Re: [OPE] Services (->Paula)[MESSAGE NOT SCANNED]

From: paul bullock <>
Date: Wed Jan 07 2009 - 04:51:16 EST

I think this is a practical question: does religion enter into the necessary
consumption of the working class, ie without religion would labour power not
be reproduced? We should not accept individual prejudices here. I am
inclined to say believing in God does assist in the reproduction of labour

----- Original Message -----
From: "Ian Wright" <>
To: "Outline on Political Economy mailing list" <>
Sent: Wednesday, January 07, 2009 12:17 AM
Subject: Re: [OPE] Services (->Paula)[MESSAGE NOT SCANNED]

>> My take on this is the opposite, no change in social relations can change
>> an
>> unproductive activity into a productive one. The activities of soldiering
>> and priestcraft are inherently unproductive. Even if one organised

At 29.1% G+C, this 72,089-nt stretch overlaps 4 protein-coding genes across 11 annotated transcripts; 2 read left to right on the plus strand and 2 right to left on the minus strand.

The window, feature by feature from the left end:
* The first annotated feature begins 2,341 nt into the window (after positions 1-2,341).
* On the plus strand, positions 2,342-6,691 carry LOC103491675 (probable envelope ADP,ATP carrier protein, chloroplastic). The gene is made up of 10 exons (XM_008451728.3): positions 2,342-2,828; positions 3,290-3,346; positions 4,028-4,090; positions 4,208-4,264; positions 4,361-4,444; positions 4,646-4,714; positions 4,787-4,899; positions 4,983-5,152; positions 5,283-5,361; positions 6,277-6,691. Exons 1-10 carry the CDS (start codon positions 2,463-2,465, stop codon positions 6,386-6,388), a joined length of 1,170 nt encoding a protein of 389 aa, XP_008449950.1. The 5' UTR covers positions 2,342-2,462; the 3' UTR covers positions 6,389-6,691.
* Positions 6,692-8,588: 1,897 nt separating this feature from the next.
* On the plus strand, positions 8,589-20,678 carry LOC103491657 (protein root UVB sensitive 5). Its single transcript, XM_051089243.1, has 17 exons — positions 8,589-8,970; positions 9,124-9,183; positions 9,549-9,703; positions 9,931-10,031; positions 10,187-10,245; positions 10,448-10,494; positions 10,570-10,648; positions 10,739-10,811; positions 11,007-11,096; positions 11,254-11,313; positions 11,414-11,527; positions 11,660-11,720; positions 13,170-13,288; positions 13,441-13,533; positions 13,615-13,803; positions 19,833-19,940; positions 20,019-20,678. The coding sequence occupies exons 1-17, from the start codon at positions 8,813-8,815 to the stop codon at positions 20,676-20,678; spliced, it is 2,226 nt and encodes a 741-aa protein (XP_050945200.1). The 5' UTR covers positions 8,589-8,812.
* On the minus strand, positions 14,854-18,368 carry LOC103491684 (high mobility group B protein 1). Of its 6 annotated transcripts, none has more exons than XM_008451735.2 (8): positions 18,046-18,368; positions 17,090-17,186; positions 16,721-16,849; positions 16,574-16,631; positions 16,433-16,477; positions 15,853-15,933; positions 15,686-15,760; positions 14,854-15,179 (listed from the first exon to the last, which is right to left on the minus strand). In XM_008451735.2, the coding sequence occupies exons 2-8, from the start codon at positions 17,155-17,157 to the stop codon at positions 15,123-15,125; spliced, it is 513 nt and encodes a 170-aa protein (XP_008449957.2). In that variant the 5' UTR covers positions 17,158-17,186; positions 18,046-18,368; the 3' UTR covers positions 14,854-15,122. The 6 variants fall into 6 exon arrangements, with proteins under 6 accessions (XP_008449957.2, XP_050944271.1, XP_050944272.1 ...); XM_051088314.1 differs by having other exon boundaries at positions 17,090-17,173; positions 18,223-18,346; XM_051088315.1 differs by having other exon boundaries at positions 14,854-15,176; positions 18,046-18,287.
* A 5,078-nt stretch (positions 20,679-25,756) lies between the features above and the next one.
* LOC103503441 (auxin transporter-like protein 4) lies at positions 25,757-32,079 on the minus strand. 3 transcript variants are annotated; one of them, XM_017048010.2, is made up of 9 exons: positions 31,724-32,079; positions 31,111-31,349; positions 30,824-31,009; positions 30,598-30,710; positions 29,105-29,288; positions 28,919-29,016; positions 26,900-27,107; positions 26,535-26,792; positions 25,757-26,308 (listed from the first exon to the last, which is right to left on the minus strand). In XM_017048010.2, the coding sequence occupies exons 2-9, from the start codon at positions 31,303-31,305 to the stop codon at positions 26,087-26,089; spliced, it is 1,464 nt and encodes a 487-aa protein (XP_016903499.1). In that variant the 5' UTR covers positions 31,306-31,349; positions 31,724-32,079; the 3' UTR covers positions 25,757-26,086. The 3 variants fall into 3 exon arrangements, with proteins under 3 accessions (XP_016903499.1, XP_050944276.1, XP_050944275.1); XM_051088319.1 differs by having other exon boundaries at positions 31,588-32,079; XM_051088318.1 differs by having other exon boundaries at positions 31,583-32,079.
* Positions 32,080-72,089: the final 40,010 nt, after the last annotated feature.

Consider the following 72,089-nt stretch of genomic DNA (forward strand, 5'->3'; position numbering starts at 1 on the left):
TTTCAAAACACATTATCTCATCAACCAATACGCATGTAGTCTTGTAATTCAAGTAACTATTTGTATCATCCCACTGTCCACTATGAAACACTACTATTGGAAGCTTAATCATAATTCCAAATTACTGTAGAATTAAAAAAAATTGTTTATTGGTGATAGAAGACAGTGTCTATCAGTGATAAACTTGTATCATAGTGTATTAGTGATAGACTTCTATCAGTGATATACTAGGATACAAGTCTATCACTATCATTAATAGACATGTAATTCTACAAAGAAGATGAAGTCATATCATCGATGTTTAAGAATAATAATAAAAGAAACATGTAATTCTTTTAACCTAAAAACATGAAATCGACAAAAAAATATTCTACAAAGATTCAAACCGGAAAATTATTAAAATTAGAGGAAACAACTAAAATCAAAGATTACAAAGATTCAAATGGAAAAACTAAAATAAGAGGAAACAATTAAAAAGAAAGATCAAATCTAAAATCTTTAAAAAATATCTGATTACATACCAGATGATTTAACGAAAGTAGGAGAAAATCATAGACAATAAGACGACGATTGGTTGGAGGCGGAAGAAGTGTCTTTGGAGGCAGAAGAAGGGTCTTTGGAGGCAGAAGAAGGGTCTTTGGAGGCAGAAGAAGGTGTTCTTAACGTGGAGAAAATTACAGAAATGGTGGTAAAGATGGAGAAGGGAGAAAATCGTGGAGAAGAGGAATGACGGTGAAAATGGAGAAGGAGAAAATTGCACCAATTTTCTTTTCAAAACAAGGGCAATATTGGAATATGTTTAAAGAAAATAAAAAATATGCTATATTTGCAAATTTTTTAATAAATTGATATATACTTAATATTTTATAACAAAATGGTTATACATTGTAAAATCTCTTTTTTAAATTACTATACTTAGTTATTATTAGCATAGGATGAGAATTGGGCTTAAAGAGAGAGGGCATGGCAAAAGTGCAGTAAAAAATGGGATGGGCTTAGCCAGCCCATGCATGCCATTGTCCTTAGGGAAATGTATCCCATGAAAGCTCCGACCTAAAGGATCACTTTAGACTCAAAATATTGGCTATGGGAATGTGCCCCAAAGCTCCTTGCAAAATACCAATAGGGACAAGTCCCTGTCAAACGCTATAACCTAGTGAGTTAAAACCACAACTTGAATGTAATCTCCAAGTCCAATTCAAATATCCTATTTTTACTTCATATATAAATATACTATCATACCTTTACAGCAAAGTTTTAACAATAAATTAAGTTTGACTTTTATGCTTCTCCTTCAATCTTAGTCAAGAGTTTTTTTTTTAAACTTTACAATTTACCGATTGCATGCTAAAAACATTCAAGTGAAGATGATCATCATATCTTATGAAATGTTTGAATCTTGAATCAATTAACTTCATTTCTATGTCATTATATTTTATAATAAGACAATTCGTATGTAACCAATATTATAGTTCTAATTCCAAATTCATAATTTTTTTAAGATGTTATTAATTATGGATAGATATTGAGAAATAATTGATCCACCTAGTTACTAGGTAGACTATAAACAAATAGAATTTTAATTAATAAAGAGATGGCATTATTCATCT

>> companies
>> of mercernaries or companies of priests for hire to short staffed
>> dioceses
>> their unproductive nature would not change.
> Say priests organized themselves into for-profit companies and sold
> their services to the working class. Their product is Christian-minded
> men. Is their labor now productive?
> Behind my questions is the feeling that whether a particular kind of
> concrete labor (e.g., shaving men, preaching to them, entertaining
> them etc.) enters the real wage depends on worker demand. That can
> change. Does that mean, therefore, that priestly-labor can be just as
> "productive" as baker-labor?
> The real wage is conventional. So if by convention lots of workers buy
> the services of priests, then a labor-saving innovation in preaching
> (e.g., web-based broadcasting to the flock) reduces the reproduction
> costs of the working class, and therefore produces relative
> surplus-value.
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Received on Wed Jan 7 04:55:36 2009

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